Chivers isn’t especially interested at this point, she said, in pharmaceutical efforts in her field, though she has done a bit of consulting for Boehringer Ingelheim, a German company in the late stages of testing a female-desire drug named Flibanserin. She can’t, contractually, discuss what she describes as her negligible involvement in the development of the drug, and the company isn’t prepared to say much about the workings of its chemical, which it says it hopes to have approved by the Food and Drug Administration next year. The medication was originally meant to treat depression — it singles out the brain’s receptors for the neurotransmitter serotonin. As with other such drugs, one worry was that it would dull the libido. Yet in early trials, while it showed little promise for relieving depression, it left female — but not male — subjects feeling increased lust. In a way that Boehringer Ingelheim either doesn’t understand or doesn’t yet want to explain, the chemical, which the company is currently trying out in 5,000 North American and European women, may catalyze sources of desire in the female brain.
Testosterone, so vital to male libido, appears crucial to females as well, and in drug trials involving postmenopausal women, testosterone patches have increased sexual activity. But worries about a possibly heightened risk of cancer, along with uncertainty about the extent of the treatment’s advantages, have been among the reasons that the approach hasn’t yet been sanctioned by the F.D.A.
Thinking not of the search for chemical aphrodisiacs but of her own quest for comprehension, Chivers said that she hopes her research and thinking will eventually have some benefit for women’s sexuality. “I wanted everybody to have great sex,” she told me, recalling one of her reasons for choosing her career, and laughing as she did when she recounted the lessons she once gave on the position of the clitoris. But mostly it’s the aim of understanding in itself that compels her. For the discord, in women, between the body and the mind, she has deliberated over all sorts of explanations, the simplest being anatomy. The penis is external, its reactions more readily perceived and pressing upon consciousness. Women might more likely have grown up, for reasons of both bodily architecture and culture — and here was culture again, undercutting clarity — with a dimmer awareness of the erotic messages of their genitals. Chivers said she has considered, too, research suggesting that men are better able than women to perceive increases in heart rate at moments of heightened stress and that men may rely more on such physiological signals to define their emotional states, while women depend more on situational cues. So there are hints, she told me, that the disparity between the objective and the subjective might exist, for women, in areas other than sex. And this disconnection, according to yet another study she mentioned, is accentuated in women with acutely negative feelings about their own bodies.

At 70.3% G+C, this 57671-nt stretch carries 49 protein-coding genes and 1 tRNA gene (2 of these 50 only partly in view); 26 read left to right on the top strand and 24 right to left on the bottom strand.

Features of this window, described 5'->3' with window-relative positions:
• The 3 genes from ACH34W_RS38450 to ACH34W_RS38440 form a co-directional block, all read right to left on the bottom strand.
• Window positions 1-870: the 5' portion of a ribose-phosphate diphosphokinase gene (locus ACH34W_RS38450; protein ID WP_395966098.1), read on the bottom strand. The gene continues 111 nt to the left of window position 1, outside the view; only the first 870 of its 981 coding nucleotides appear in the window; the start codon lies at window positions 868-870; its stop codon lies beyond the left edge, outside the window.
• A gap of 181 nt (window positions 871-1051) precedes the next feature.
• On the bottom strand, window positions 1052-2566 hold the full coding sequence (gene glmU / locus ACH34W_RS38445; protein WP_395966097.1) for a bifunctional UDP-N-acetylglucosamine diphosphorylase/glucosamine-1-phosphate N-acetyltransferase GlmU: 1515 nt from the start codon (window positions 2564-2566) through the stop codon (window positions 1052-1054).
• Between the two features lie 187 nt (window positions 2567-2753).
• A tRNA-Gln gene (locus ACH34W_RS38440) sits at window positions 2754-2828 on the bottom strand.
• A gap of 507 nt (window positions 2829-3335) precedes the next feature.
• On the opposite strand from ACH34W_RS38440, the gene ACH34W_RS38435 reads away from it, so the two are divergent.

Ultimately, though, Chivers spoke — always with a scientist’s caution, a scientist’s uncertainty and acknowledgment of conjecture — about female sexuality as divided between two truly separate, if inscrutably overlapping, systems, the physiological and the subjective. Lust, in this formulation, resides in the subjective, the cognitive; physiological arousal reveals little about desire. Otherwise, she said, half joking, “I would have to believe that women want to have sex with bonobos.”
Besides the bonobos, a body of evidence involving rape has influenced her construction of separate systems. She has confronted clinical research reporting not only genital arousal but also the occasional occurrence of orgasm during sexual assault. And she has recalled her own experience as a therapist with victims who recounted these physical responses. She is familiar, as well, with the preliminary results of a laboratory study showing surges of vaginal blood flow as subjects listen to descriptions of rape scenes. So, in an attempt to understand arousal in the context of unwanted sex, Chivers, like a handful of other sexologists, has arrived at an evolutionary hypothesis that stresses the difference between reflexive sexual readiness and desire. Genital lubrication, she writes in her upcoming paper in Archives of Sexual Behavior, is necessary “to reduce discomfort, and the possibility of injury, during vaginal penetration. . . . Ancestral women who did not show an automatic vaginal response to sexual cues may have been more likely to experience injuries during unwanted vaginal penetration that resulted in illness, infertility or even death, and thus would be less likely to have passed on this trait to their offspring.”